But my main quibble with the book is what is given as the main line:
1. d4 f5 2. g3 Nf6 3. Bg2 g6 4. Nf3 Bg7 5. O-O O-O 6. c4 d6 7. Nc3 Nc6 8. d5
Na5 9. Qa4 c5 10. dxc6 Nxc6 11. Rd1 Ne4 12. Nxe4 fxe4 13. Ng5 Nd4
(Diagram) Here McDonald states that: "The e2-pawn is hanging and White really has little choice but to put his rook on d2 or e1 to defend it, crucially vacating the square on d1 for his queen. For example, 14.Bf1? Bd7 and White will lose at least the exchange"
However, if he had bothered checking a corr database or just done some independent analysis
(Glenn Flear commenting on the game Parker-Rendle on chesspublishing also missed the following, but that was in 2008, and he does come up with an improvement for Black in that game - and McDonald doesn't mention him as a source in the book anyway, as far as I can see.)
the following idea wouldn't be too hard to find assisted by a strong chess engine and imagining that White would be looking for something better than self-obstruction with Rd2.
14. Be3! Nf5
(14... Bd7 15. Qb4 Nc2 16. Qxb7 Nxa1 17. Rxa1 Rb8 18. Qd5+ Kh8 19. Nf7+ Rxf7 20. Qxf7 Rxb2 21. c5 Rxe2 22. Rc1 Qf8 23. Qxf8+ Bxf8 24. c6 Bc8 25. Bxe4 Bh6 26. Bxh6 Rxe4 27. Rc3 a6 28. Rf3 1-0 Klausen,T (2415)-De los Santos Serrano,A (2338)/ICCF 2003.)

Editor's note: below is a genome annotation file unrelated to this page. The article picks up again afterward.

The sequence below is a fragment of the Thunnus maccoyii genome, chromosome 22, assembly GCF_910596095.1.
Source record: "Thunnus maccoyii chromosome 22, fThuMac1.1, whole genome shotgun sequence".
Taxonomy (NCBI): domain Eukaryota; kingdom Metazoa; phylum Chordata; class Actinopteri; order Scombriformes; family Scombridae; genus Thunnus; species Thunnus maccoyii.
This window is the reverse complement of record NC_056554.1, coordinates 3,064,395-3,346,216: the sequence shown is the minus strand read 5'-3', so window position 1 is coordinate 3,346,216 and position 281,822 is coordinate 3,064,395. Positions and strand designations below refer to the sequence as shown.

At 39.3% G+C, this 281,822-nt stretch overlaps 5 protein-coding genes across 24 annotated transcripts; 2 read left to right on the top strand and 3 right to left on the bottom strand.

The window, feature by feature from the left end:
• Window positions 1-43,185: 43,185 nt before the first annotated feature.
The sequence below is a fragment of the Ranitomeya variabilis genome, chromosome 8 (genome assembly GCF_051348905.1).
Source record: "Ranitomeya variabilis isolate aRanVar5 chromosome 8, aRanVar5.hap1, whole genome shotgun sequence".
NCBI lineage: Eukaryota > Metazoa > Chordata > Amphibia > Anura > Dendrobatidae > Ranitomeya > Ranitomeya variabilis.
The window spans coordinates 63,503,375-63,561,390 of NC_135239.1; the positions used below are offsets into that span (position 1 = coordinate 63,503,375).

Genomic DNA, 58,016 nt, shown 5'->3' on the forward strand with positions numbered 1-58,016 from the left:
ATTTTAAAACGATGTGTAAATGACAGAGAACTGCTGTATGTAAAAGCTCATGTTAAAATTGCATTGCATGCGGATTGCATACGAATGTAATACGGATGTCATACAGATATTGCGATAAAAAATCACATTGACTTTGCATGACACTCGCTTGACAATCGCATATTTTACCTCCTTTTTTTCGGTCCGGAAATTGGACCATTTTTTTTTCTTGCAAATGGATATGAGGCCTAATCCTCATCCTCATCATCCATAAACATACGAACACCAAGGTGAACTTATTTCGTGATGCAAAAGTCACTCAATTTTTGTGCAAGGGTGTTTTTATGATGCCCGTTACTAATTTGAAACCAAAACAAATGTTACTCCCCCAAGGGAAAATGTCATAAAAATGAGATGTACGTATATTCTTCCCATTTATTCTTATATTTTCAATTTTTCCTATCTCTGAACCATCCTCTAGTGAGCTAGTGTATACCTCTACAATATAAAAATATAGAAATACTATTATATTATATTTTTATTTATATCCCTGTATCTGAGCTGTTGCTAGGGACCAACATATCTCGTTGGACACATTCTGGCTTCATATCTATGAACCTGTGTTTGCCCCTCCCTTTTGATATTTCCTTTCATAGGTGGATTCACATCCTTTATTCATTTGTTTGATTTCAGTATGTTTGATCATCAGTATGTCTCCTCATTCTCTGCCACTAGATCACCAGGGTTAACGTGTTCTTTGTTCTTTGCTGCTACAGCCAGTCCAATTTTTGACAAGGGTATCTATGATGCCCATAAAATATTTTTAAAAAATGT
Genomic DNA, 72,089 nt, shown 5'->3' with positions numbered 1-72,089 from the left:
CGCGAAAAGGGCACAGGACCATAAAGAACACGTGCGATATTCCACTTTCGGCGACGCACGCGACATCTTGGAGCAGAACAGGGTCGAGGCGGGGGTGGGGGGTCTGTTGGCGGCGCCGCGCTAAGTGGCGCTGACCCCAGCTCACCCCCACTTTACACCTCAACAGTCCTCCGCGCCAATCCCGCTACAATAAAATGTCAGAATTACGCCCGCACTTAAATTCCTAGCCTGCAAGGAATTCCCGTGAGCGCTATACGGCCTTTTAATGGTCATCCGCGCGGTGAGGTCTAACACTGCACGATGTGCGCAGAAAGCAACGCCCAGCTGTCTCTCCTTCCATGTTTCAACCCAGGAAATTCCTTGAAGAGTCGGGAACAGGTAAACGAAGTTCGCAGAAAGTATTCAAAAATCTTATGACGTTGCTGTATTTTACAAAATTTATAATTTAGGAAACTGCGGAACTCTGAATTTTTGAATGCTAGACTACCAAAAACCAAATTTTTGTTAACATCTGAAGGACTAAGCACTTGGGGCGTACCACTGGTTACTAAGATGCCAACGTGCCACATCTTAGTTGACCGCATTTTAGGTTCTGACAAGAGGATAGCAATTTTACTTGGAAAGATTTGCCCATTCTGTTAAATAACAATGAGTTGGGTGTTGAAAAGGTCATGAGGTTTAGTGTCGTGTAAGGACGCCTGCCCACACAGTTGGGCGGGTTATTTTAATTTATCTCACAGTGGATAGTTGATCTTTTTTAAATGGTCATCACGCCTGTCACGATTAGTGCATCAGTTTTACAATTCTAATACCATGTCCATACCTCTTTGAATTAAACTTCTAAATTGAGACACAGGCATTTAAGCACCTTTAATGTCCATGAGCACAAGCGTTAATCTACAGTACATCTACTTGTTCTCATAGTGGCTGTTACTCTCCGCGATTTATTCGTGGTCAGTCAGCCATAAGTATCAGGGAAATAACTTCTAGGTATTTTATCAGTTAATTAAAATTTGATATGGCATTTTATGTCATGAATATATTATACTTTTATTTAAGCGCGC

15. c5 d5 16. Qa3 Nxe3 17. Qxe3 Bh6 18. Bxe4 e6 19. h4 Qf6 20. Bg2 Qxb2 21. f4 Bxg5 22. hxg5
Rf7 23. Bf3 Qb5 24. Rab1 Qa5 25. Rb3 Qa4 26. Kh2 Qc6 27. Qd4 Bd7 28. e4 Rc8 29.
exd5 Qxc5 30. Qxc5 Rxc5 31. Rxb7 Rc2+ 32. Kg1 Rc3 33. Rb3 Rxb3 34. axb3 Kf8 35.
Ra1 Bc8 36. Bg4 Rb7 37. Rc1 Bd7 38. dxe6 Be8 39. Be2 Ke7 40. Bc4 Bb5 41. Bd5
Rb8 42. Kf2 Rd8 43. Rc5 a6 44. b4 Rh8 45. Ke3 Kd6 46. Kd4 Re8 47. g4 Rf8 48.
Ke4 Rg8 49. Rc2 Ba4 50. Rd2 1-0 Bunk,W (2423)-Ottesen,S (2380)/ICCF 2007.
So, after more or less refuting the book's main line after two minutes with my corr base, I lost the motivation to finish going through it. But it's possible that a devoted Dutch-player may find something interesting in the book, as a starting point for some hard analysis work. But for me, this book was the disappointment of the year. Everyman has promised two free updates of the book on their site within 12 months of the publication, but so far it hasn't showed up yet, as far as I know.
I'd suppose that Bartel's 11...Kh8 with the idea of ...Be6 and ...Bg8 would be the way to save the variation, it's a bit drawish, but that's better than being lose-ish... ;)
For a good book on the Leningrad Dutch, the best option is probably still Kindermann's Leningrad System: A Complete Weapon Against 1.d4 or Beim's Understanding the Leningrad Dutch (which unfortunately is no longer available at the BookDepository it seems) - or possibly one of McDonald's earlier efforts on the opening.
Update, March 2011. In the chapters on White deviations from the mainlines McD does offer some interesting insights - for example I had never seen 1.d4 f5 2.b3 but evidently it has some points as Topalov among others have played it. Anyway, if the book had been named New Ideas in the Dutch or something similar, instead of promising a repertoire, it wouldn't be so disappointing and I might not have shelved it for a few months before finally reading thru it looking for the raisins...
And finally, as promised, the solution to the diagram from Hellsten's book: Black played 21...g6! with the idea of Ne8-g7-f5, improving his worst piece, and quickly even gained an edge in the game Chuchelov-Kir.Georgiev, Mainz (rapid) 2002.